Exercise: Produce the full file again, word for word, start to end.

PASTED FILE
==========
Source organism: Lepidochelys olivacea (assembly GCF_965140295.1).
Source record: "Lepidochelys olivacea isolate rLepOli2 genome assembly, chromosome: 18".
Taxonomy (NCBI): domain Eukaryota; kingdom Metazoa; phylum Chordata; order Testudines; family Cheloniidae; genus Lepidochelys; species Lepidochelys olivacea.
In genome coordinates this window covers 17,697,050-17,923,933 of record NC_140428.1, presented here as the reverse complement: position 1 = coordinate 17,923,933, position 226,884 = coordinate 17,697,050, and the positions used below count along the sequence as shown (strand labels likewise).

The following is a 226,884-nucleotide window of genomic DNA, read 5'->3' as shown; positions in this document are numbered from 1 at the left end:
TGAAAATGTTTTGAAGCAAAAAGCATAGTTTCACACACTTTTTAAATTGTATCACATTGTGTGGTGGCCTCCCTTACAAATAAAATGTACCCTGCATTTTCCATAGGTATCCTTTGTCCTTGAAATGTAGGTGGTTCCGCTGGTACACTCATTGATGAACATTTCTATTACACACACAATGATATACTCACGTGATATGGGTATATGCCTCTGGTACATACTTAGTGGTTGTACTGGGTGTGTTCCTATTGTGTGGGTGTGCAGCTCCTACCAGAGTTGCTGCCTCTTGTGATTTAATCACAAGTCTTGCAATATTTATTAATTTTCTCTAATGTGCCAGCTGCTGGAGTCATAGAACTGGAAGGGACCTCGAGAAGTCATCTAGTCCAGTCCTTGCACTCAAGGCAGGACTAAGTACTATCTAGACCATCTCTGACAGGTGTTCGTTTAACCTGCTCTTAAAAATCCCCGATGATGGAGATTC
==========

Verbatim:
Source organism: Lepidochelys olivacea (assembly GCF_965140295.1).
Source record: "Lepidochelys olivacea isolate rLepOli2 genome assembly, chromosome: 18".
Taxonomy (NCBI): domain Eukaryota; kingdom Metazoa; phylum Chordata; order Testudines; family Cheloniidae; genus Lepidochelys; species Lepidochelys olivacea.
In genome coordinates this window covers 17,697,050-17,923,933 of record NC_140428.1, presented here as the reverse complement: position 1 = coordinate 17,923,933, position 226,884 = coordinate 17,697,050, and the positions used below count along the sequence as shown (strand labels likewise).

The following is a 226,884-nucleotide window of genomic DNA, read 5'->3' as shown; positions in this document are numbered from 1 at the left end:
TGAAAATGTTTTGAAGCAAAAAGCATAGTTTCACACACTTTTTAAATTGTATCACATTGTGTGGTGGCCTCCCTTACAAATAAAATGTACCCTGCATTTTCCATAGGTATCCTTTGTCCTTGAAATGTAGGTGGTTCCGCTGGTACACTCATTGATGAACATTTCTATTACACACACAATGATATACTCACGTGATATGGGTATATGCCTCTGGTACATACTTAGTGGTTGTACTGGGTGTGTTCCTATTGTGTGGGTGTGCAGCTCCTACCAGAGTTGCTGCCTCTTGTGATTTAATCACAAGTCTTGCAATATTTATTAATTTTCTCTAATGTGCCAGCTGCTGGAGTCATAGAACTGGAAGGGACCTCGAGAAGTCATCTAGTCCAGTCCTTGCACTCAAGGCAGGACTAAGTACTATCTAGACCATCTCTGACAGGTGTTCGTTTAACCTGCTCTTAAAAATCCCCGATGATGGAGATTC